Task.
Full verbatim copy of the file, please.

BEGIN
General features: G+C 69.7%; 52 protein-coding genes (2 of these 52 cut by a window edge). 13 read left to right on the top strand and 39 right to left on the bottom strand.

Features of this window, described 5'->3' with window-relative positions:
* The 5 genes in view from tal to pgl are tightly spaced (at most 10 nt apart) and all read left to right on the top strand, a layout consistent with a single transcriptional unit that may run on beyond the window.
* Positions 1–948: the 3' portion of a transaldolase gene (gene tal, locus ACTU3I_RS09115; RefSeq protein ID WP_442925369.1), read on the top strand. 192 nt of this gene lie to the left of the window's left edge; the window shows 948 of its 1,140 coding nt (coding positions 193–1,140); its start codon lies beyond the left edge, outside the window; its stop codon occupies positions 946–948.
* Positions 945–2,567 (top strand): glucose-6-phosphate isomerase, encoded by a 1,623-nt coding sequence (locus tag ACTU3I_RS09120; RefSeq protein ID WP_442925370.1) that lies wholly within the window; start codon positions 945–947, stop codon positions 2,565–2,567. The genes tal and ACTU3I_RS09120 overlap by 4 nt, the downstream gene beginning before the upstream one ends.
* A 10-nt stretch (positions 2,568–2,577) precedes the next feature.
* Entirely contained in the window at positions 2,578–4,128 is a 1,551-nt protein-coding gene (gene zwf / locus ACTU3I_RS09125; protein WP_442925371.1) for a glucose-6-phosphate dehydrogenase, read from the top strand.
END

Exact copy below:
General features: G+C 69.7%; 52 protein-coding genes (2 of these 52 cut by a window edge). 13 read left to right on the top strand and 39 right to left on the bottom strand.

Features of this window, described 5'->3' with window-relative positions:
* The 5 genes in view from tal to pgl are tightly spaced (at most 10 nt apart) and all read left to right on the top strand, a layout consistent with a single transcriptional unit that may run on beyond the window.
* Positions 1–948: the 3' portion of a transaldolase gene (gene tal, locus ACTU3I_RS09115; RefSeq protein ID WP_442925369.1), read on the top strand. 192 nt of this gene lie to the left of the window's left edge; the window shows 948 of its 1,140 coding nt (coding positions 193–1,140); its start codon lies beyond the left edge, outside the window; its stop codon occupies positions 946–948.
* Positions 945–2,567 (top strand): glucose-6-phosphate isomerase, encoded by a 1,623-nt coding sequence (locus tag ACTU3I_RS09120; RefSeq protein ID WP_442925370.1) that lies wholly within the window; start codon positions 945–947, stop codon positions 2,565–2,567. The genes tal and ACTU3I_RS09120 overlap by 4 nt, the downstream gene beginning before the upstream one ends.
* A 10-nt stretch (positions 2,568–2,577) precedes the next feature.
* Entirely contained in the window at positions 2,578–4,128 is a 1,551-nt protein-coding gene (gene zwf / locus ACTU3I_RS09125; protein WP_442925371.1) for a glucose-6-phosphate dehydrogenase, read from the top strand.